According to the Illinois Farm Bureau, approximately 12.6 million acres of corn were grown last year. And this year I couldn’t even grow 16. Plants that is, not acres. You know how it goes. Or maybe you don’t and it’s just me, but I envisioned ear after ear of glass gem corn long before I ever sunk a seed into the soil. My Instagram feed would be full of unusual ears with kernels that looked more like pearls than traditional yellow corn. How hard could it be? Corn grows in Illinois like kudzu grows in Georgia.
Every year I like to try something new. My something new showed up at my master gardener’s seed swap last February. There in a bowl sat hundreds of corn kernels in colors I had never seen. So I filled an envelope full of kernels without a clue as to how to grow it.
My vegetable garden is small, just two 4’x8′ raised beds connected by a hog panel trellis and the space was already planned out for the coming season. But I had two brand new Earthboxes and a vision of a bountiful fall harvest. I really wasn’t sure how they’d do with a tall crop like corn. As it turns out, that was the easy part.
The Earthbox came with a manual that included planting grids specifying the number of plants recommended for, in my case, the original gardening system. For corn, two rows of eight plants. At just 29″ long and 13.5″ wide, it seemed like a lot for such a small space. The corn liked it just fine and was up in a matter of days.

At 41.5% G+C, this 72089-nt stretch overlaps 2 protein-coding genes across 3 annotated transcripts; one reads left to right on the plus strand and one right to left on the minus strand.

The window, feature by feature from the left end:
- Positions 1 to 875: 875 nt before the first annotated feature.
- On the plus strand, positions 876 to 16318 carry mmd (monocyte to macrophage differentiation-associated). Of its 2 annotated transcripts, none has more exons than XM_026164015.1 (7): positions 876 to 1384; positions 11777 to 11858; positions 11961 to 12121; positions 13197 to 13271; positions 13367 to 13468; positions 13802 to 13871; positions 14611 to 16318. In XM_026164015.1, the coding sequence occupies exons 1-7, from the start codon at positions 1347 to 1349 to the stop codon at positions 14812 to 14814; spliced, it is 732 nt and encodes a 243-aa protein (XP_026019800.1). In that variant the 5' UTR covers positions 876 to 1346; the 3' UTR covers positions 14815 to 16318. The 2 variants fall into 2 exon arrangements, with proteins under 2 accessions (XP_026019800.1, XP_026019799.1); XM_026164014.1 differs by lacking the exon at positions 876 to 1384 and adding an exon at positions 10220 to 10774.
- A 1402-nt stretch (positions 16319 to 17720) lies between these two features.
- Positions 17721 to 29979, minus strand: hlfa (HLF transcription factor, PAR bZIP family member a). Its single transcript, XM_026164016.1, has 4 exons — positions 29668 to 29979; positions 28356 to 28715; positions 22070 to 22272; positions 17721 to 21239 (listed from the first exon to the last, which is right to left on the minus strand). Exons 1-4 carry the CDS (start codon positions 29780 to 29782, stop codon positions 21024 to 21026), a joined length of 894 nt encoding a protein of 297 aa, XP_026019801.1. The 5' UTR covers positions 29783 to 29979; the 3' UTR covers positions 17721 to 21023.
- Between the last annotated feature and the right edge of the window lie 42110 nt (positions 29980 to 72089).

Small spaces in full sun heat up fast, creating a perfect environment for lightening fast germination. They also dry out faster than in-ground plantings, but the corn thrived and was satisfied with a twice-a-week watering schedule. The Earthbox has a three-gallon reservoir in the base that allows plants to wick moisture as needed. My Earthbox came with fertilizer so I never fed the corn.
By the way the corn grew, it didn’t seem to be a problem and I highly recommend this growing system for small space gardens or for those of you just starting out and looking for a no-nonsense approach with a high success rate. Click this link here to see the variety of Earthbox growing systems.
Every time I blinked, the corn seemed to grow another six inches.
A stalk on the end of the Earthbox flopped so I offered support with Velcro plant ties, running it behind the fence pickets and around the 16 stalks that looked better than the acres of corn planted on the periphery of our neighborhood.
Tiny ears with the most beautiful red husks swelled on the stalks, most had one but some had two ears. As my excitement grew, I resisted the urge to peel back the husk for a sneak peak at the magic inside. It felt a lot like Christmas when you’re a kid, eyeing up the presents under the tree and wanting so desperately to know what’s inside those perfectly wrapped packages. Instead, I waited. I never thought I’d have visions of corn dancing in my head. But that’s the way with gardeners. We want what we want, for no apparent reason other than the satisfaction of having grown something beautiful, or interesting, or just because. This corn checked all those boxes. And then something completely out of my control threw a monkey wrench into my plans.
Mother Nature churned up 65 mph winds one afternoon in early August. By the time the hour-long assualt ended, my corn was ravaged and I swore I’d never speak to her again. I was totally disgusted. But after the frustration passed, I accepted my inferiority. I’m just a gardener trying to manipulate my environment. Nature reminded me that I’m not in control and that despite my best efforts, things can always go awry.